How much is your coffee addiction costing you?
There’s no denying that a cup of joe has plenty of benefits. Besides the buzz of energy you feel with each sip, you are also lessening your chances of contracting a laundry list of diseases, including diabetes, cancer and Parkinson’s disease. You might enjoy the flavour of coffee, and look forward to wrapping your hands around a warm cup each morning.
Unfortunately, coffee has a few cons, too. Perhaps its biggest drawback is the cost that you have to pay to pick up your favorite brew each day. You pull a few dollars out of your wallet, so you probably don’t think about the cost that you’re incurring. However, it’s worth tallying up how much your coffee addiction is costing you.
How Much Do You Drink?
You’re not alone if you’re shaking in your boots right now: Globally, 400 billion cups of coffee are consumed each year. Obviously, this breaks down to more than one billion cups of coffee per day worldwide. The average American contributes to this factor by downing an average of 2.1 coffee beverages per day.
According to research, this number only goes up as we age. Maybe we need more of a caffeine kick, or we need more coffee to feel the same energy that we did when we first started drinking it. Clearly, coffee’s not going away anytime soon, so it’s time to take a look at what this drink is costing you.
What’s the Bottom Line?
In order to compute how much money you spend each day on coffee, you first need to consider how many beverages you order per week. We discussed this above, so you’re probably already tallying the number of coffees, espressos and lattes that you’re ordering. For women, the drink of choice is typically a latte, followed close behind by a classic cup of coffee. Men prefer the latter, although their second-favourite way to drink coffee is through a strong shot of espresso.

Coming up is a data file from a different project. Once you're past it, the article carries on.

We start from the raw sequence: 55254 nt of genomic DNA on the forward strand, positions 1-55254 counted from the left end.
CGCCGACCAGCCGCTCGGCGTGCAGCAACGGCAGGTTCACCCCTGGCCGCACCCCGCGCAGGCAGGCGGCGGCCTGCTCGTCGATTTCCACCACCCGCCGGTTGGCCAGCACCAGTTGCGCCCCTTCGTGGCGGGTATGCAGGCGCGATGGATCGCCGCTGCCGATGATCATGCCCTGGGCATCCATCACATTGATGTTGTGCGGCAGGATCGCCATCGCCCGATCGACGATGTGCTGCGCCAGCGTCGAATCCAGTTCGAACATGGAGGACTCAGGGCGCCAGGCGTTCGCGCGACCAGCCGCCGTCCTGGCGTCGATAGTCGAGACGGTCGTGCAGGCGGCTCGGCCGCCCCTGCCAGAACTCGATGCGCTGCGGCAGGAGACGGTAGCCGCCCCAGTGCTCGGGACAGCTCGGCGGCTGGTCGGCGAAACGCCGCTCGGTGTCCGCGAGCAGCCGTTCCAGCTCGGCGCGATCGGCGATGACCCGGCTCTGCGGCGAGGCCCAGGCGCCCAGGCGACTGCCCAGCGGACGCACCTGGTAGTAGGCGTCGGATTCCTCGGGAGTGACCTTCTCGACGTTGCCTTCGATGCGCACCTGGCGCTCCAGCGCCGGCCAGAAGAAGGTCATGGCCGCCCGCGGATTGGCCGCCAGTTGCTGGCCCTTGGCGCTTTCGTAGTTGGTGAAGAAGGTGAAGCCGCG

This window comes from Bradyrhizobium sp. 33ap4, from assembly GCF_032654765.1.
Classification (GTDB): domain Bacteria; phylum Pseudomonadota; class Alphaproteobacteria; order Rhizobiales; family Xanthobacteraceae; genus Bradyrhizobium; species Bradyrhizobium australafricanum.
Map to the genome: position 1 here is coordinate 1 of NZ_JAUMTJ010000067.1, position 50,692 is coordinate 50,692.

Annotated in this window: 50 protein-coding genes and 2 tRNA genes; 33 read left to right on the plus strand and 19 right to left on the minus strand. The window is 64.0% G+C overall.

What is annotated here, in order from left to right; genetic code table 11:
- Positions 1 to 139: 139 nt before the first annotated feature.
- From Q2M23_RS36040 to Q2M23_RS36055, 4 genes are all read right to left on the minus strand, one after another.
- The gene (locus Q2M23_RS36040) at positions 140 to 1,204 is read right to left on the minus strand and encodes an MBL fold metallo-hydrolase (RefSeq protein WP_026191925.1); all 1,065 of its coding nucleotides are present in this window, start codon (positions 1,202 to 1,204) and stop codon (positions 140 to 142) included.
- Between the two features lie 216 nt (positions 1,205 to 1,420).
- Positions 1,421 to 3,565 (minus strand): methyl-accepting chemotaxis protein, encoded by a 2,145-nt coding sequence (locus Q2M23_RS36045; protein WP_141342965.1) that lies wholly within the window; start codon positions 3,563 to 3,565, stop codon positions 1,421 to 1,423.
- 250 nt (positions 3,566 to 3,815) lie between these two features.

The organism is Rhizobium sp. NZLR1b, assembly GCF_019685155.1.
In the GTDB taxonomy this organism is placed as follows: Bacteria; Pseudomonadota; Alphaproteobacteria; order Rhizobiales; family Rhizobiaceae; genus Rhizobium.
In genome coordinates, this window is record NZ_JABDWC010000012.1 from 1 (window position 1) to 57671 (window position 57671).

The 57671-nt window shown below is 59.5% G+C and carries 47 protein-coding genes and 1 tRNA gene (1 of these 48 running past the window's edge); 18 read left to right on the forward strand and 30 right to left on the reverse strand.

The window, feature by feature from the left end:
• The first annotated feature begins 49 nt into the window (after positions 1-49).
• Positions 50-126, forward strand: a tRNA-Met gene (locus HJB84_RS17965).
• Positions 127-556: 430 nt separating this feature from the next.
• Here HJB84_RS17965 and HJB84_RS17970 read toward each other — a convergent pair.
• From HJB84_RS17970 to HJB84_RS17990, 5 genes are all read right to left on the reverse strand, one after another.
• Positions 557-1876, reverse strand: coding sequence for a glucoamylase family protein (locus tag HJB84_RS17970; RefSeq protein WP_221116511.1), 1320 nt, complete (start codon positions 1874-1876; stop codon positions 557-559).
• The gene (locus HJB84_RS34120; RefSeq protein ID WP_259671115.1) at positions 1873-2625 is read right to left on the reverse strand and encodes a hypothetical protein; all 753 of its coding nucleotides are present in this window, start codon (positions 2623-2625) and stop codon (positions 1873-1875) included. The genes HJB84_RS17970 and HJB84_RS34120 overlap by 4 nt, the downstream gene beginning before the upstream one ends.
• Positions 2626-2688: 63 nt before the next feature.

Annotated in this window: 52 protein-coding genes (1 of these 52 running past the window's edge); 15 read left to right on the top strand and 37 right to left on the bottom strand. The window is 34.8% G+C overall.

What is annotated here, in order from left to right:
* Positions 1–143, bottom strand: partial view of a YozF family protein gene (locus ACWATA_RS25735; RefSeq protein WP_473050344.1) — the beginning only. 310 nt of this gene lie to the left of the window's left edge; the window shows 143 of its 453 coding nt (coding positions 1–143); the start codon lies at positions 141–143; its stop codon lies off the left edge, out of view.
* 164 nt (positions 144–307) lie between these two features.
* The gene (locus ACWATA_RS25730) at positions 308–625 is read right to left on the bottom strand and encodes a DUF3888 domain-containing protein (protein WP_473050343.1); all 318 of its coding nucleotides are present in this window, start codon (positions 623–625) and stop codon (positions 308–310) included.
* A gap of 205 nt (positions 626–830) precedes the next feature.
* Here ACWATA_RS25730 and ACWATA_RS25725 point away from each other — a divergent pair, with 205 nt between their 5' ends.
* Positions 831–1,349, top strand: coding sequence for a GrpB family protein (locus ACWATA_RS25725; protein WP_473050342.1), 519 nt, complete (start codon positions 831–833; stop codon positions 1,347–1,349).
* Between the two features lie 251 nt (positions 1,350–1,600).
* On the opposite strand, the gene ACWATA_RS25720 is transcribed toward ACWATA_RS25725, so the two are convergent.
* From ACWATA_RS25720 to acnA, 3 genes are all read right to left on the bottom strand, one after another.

Pull out an old receipt to find the cost of your go-to beverage and multiply that by the amount of drinks that you order each week. Although you probably don’t work every single week of the year, multiply the weekly cost by 52 to get an idea of how much you shell out each year to fuel your work or school day.
Are you seeing more numbers on the bottom line than you thought you would? You’re not alone. As of 2012, the average American paid an average of $1,092 per year on coffee, and we all know that coffee-shop prices have only risen since then. Younger buyers between the ages of 18 and 34 spent more than those 45 and older. Perhaps a fancy coffee order is to blame.
How Can You Spend Less?
For some, the yearly expense of coffee is worth the quadruple-digit bottom line, but you might be a bit shell-shocked from the number on your own tab. If you fall into the latter category, there’s good news for you: It’s easy to slash those digits down to a much more manageable number.
The easiest way to cut costs is to brew your own coffee at home rather than purchasing it from a coffee shop. Let’s imagine that your favorite latte costs you $3 each day, which adds up to $21 per week, $84 per month. A one-pound bag of coffee, on the other hand, could cost anywhere between $7 and $12, depending on where you buy it. Even if that lasts you only two weeks, that means you can brew 14 cups of coffee for less than a dollar a day.
Sweeten the deal by investing in a new set of coffee mugs that you’ll look forward to using each and every morning. If you miss that special touch that your local barista puts on your coffee, you don’t have to give it up entirely: Treat yourself to a professionally brewed cup, say, once a week as a reward.
No matter what, you can breathe a big sigh of relief, as you don’t have to give up your love of coffee in order to pad your wallet. Just brew wisely, sip on and do big things with that little burst of energy you’re now feeling.